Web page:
My interest in photographing sightseers began back in 1976 when I was invited to teach at the Ansel Adams workshops in Yosemite National Park. I vividly remember how all the photography students would gather at the famous Inspiration Point overlook, get into position with their cameras mounted to tripods and wait for the grand man himself to move along the line, bestowing his blessings on each student’s composition and choice of exposure. A cacophony of clicking shutters would then follow, with the result, of course, that all the students ended up making nearly identical images. It wasn’t long, however, before I became aware of something else going on at the overlook: waves of tourists were continually arriving at the overlook’s parking lot in cars, buses and motorhomes, thrusting their way through this gauntlet of photographers not only for a clear view of the famous vista but also for the obligatory snapshot of themselves proving they were there. After witnessing this recurring bit of theater over several days, I found myself becoming increasingly fascinated with these visitors, recognizing what a striking cross section of humanity they were. I began to see the visitors as having a specific humanity, their own classification, a genus—Sightseer Americanus. Previously in my photographic career, when my projects took me into the landscape, I had tended to look on sightseers with disdain; certainly I had never considered them a “subject” I would want to photograph seriously. Yet over the course of those days, I began to feel I was witnessing something uniquely American, something that I suddenly very much wanted to photograph.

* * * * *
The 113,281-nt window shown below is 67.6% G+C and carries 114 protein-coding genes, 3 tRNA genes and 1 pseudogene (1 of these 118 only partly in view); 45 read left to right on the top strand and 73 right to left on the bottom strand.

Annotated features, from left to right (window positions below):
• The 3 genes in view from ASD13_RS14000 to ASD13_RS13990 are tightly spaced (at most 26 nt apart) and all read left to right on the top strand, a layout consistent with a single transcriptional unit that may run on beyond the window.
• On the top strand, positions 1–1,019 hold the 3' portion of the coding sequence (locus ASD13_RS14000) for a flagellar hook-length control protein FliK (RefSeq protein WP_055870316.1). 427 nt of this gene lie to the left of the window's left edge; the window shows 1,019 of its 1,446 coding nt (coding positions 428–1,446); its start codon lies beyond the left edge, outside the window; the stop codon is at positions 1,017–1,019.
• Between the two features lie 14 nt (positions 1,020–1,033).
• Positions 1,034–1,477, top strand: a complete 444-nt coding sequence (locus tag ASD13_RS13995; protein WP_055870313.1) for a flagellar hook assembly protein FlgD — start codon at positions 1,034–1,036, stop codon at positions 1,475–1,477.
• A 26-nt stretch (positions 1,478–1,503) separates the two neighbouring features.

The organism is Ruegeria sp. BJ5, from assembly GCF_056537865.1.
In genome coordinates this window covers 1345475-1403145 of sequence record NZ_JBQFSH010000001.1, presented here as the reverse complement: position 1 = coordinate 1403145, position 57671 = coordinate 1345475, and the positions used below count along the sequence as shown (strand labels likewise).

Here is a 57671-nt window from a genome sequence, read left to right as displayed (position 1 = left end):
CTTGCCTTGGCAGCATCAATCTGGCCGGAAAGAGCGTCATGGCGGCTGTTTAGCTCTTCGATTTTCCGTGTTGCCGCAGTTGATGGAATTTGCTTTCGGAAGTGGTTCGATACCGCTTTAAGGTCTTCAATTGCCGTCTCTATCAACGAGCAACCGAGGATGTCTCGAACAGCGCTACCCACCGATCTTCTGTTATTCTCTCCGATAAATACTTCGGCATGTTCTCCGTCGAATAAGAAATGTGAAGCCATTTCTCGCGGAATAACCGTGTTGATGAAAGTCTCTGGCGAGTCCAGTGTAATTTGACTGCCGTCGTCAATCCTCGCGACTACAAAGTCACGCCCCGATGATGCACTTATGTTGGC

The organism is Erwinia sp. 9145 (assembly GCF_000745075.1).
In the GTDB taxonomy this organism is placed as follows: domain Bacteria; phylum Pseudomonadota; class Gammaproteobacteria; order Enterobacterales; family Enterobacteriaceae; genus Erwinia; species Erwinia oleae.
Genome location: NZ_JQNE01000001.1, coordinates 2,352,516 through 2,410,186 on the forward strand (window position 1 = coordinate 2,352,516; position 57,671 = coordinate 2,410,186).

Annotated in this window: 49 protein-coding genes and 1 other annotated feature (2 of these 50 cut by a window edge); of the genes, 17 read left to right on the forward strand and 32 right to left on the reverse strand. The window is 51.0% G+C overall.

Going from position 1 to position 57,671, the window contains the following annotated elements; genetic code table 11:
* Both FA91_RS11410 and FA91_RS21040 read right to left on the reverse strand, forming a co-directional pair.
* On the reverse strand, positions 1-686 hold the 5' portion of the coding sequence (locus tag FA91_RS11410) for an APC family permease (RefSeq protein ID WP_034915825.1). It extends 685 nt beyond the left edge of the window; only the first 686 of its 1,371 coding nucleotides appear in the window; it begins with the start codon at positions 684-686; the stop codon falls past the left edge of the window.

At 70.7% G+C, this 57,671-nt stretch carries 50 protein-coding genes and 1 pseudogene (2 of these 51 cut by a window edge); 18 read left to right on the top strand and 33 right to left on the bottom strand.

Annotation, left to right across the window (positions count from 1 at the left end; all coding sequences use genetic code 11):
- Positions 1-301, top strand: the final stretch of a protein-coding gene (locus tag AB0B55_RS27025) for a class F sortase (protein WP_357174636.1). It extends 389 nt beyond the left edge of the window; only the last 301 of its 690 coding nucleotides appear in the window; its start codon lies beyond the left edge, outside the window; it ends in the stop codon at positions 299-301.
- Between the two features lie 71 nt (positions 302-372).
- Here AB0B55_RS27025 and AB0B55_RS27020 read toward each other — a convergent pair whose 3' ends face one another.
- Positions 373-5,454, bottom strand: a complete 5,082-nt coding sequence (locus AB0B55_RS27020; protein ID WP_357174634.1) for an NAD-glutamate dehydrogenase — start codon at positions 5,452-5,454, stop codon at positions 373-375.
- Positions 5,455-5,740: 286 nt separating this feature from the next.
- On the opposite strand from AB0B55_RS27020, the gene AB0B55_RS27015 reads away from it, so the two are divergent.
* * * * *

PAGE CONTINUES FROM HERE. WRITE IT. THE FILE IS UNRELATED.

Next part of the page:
Throughout my hours of driving and time spent at hundreds of overlooks—from Old Faithful Geyser to the rim of the Grand Canyon, from Niagara Falls to the St. Louis Arch, from the Crazy Horse Memorial to the World Trade Center, from the Alamo to the Washington Mall—there was one question that continued to press upon me for an answer. What was it that motivated people, by the hundreds of thousands, at great expense of time, money and effort, to visit these far-off places of wonder and curiosity? I must confess that there were times in my travels, squeezed elbow-to-elbow with my fellow travelers, that I viewed their presence at the overlooks as nothing more than another example of mindless, boorish behavior. I thought they were there simply to get their pictures taken as quickly as possible, the one tangible validation of their trip, and then head on to the next overlook, the next campground, motel, bus stop, then home—the experience at any one of the dozens of overlooks remembered only later through a snapshot they barely recalled taking.
But in the end, I came to believe that there was something more meaningful going on—something stronger and more compelling, something that seemed almost woven into the fabric of the American psyche. I witnessed this most dramatically when I watched first-timers arrive at a particularly spectacular overlook and see their expressions become instantly awestruck at this, their first sighting of some iconic beauty or curiosity or wonder. After seeing this happen innumerable times, I began to compare what I was seeing to religious pilgrimages, where the pilgrims are not just making a trip to make a trip, or simply to return home with some tangible piece of evidence that they were there—the snapshot; they have instead come seeking something deeper, beyond themselves, and are finding it in this moment of visitation. For, as with all pilgrimages, they have made the journey, they have arrived and they are now experiencing the quickening sense of recognition and affirmation, that universal sense of a shared past and present, and, with any luck, a shared future.
Roger Minick is an American photographer, photographing in the US and Europe for more than 50 years. He is a recipient of a National Endowment for the Arts Grant and a Guggenheim Fellowship.